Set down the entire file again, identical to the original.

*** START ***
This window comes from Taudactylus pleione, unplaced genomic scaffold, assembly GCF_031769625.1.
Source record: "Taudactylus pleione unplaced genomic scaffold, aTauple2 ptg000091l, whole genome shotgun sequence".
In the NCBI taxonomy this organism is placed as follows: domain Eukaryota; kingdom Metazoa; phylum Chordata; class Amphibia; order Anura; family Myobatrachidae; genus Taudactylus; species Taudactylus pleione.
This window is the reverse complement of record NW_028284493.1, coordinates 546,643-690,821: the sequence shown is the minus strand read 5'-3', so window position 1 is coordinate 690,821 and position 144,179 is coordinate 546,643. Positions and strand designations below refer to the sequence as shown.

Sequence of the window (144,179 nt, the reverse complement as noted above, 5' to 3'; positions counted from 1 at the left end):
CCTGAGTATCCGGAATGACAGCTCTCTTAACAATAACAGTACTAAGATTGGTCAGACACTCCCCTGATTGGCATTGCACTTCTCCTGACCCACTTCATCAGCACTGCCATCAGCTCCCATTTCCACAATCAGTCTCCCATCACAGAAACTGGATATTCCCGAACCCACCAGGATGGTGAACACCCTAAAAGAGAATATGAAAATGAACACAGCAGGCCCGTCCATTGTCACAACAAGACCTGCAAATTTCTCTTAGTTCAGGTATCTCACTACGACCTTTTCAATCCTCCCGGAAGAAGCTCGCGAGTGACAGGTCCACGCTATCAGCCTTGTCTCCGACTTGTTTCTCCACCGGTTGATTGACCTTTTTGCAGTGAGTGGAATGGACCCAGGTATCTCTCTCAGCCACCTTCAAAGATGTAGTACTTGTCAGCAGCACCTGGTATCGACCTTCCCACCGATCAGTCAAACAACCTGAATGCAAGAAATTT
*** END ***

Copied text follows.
This window comes from Taudactylus pleione, unplaced genomic scaffold, assembly GCF_031769625.1.
Source record: "Taudactylus pleione unplaced genomic scaffold, aTauple2 ptg000091l, whole genome shotgun sequence".
In the NCBI taxonomy this organism is placed as follows: domain Eukaryota; kingdom Metazoa; phylum Chordata; class Amphibia; order Anura; family Myobatrachidae; genus Taudactylus; species Taudactylus pleione.
This window is the reverse complement of record NW_028284493.1, coordinates 546,643-690,821: the sequence shown is the minus strand read 5'-3', so window position 1 is coordinate 690,821 and position 144,179 is coordinate 546,643. Positions and strand designations below refer to the sequence as shown.

Sequence of the window (144,179 nt, the reverse complement as noted above, 5' to 3'; positions counted from 1 at the left end):
CCTGAGTATCCGGAATGACAGCTCTCTTAACAATAACAGTACTAAGATTGGTCAGACACTCCCCTGATTGGCATTGCACTTCTCCTGACCCACTTCATCAGCACTGCCATCAGCTCCCATTTCCACAATCAGTCTCCCATCACAGAAACTGGATATTCCCGAACCCACCAGGATGGTGAACACCCTAAAAGAGAATATGAAAATGAACACAGCAGGCCCGTCCATTGTCACAACAAGACCTGCAAATTTCTCTTAGTTCAGGTATCTCACTACGACCTTTTCAATCCTCCCGGAAGAAGCTCGCGAGTGACAGGTCCACGCTATCAGCCTTGTCTCCGACTTGTTTCTCCACCGGTTGATTGACCTTTTTGCAGTGAGTGGAATGGACCCAGGTATCTCTCTCAGCCACCTTCAAAGATGTAGTACTTGTCAGCAGCACCTGGTATCGACCTTCCCACCGATCAGTCAAACAACCTGAATGCAAGAAATTT